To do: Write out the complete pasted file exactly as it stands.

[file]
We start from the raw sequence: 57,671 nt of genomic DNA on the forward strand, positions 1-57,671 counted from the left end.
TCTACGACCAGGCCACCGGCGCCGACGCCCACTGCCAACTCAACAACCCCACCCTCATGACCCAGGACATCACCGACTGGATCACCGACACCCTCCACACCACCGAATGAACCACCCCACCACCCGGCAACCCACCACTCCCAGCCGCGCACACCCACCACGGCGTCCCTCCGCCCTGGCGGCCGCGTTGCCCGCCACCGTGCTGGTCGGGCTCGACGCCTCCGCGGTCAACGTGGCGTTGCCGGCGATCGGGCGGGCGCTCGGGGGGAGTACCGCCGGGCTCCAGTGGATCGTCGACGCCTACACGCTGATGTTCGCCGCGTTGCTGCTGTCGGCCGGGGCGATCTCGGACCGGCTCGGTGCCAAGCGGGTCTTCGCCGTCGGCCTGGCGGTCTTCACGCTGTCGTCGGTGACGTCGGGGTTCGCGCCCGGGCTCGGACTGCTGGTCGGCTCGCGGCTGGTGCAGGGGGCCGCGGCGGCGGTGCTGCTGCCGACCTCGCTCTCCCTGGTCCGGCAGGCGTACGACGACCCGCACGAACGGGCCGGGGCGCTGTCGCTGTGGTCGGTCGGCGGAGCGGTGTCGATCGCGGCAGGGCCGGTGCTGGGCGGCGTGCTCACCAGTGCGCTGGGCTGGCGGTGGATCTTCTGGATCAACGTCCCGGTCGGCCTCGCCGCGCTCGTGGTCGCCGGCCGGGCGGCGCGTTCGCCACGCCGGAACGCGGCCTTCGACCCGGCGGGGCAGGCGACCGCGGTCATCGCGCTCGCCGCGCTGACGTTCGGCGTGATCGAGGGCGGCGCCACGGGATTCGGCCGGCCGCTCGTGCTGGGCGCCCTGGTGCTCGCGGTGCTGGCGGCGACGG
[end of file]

We start from the raw sequence: 57,671 nt of genomic DNA on the forward strand, positions 1-57,671 counted from the left end.
TCTACGACCAGGCCACCGGCGCCGACGCCCACTGCCAACTCAACAACCCCACCCTCATGACCCAGGACATCACCGACTGGATCACCGACACCCTCCACACCACCGAATGAACCACCCCACCACCCGGCAACCCACCACTCCCAGCCGCGCACACCCACCACGGCGTCCCTCCGCCCTGGCGGCCGCGTTGCCCGCCACCGTGCTGGTCGGGCTCGACGCCTCCGCGGTCAACGTGGCGTTGCCGGCGATCGGGCGGGCGCTCGGGGGGAGTACCGCCGGGCTCCAGTGGATCGTCGACGCCTACACGCTGATGTTCGCCGCGTTGCTGCTGTCGGCCGGGGCGATCTCGGACCGGCTCGGTGCCAAGCGGGTCTTCGCCGTCGGCCTGGCGGTCTTCACGCTGTCGTCGGTGACGTCGGGGTTCGCGCCCGGGCTCGGACTGCTGGTCGGCTCGCGGCTGGTGCAGGGGGCCGCGGCGGCGGTGCTGCTGCCGACCTCGCTCTCCCTGGTCCGGCAGGCGTACGACGACCCGCACGAACGGGCCGGGGCGCTGTCGCTGTGGTCGGTCGGCGGAGCGGTGTCGATCGCGGCAGGGCCGGTGCTGGGCGGCGTGCTCACCAGTGCGCTGGGCTGGCGGTGGATCTTCTGGATCAACGTCCCGGTCGGCCTCGCCGCGCTCGTGGTCGCCGGCCGGGCGGCGCGTTCGCCACGCCGGAACGCGGCCTTCGACCCGGCGGGGCAGGCGACCGCGGTCATCGCGCTCGCCGCGCTGACGTTCGGCGTGATCGAGGGCGGCGCCACGGGATTCGGCCGGCCGCTCGTGCTGGGCGCCCTGGTGCTCGCGGTGCTGGCGGCGACGG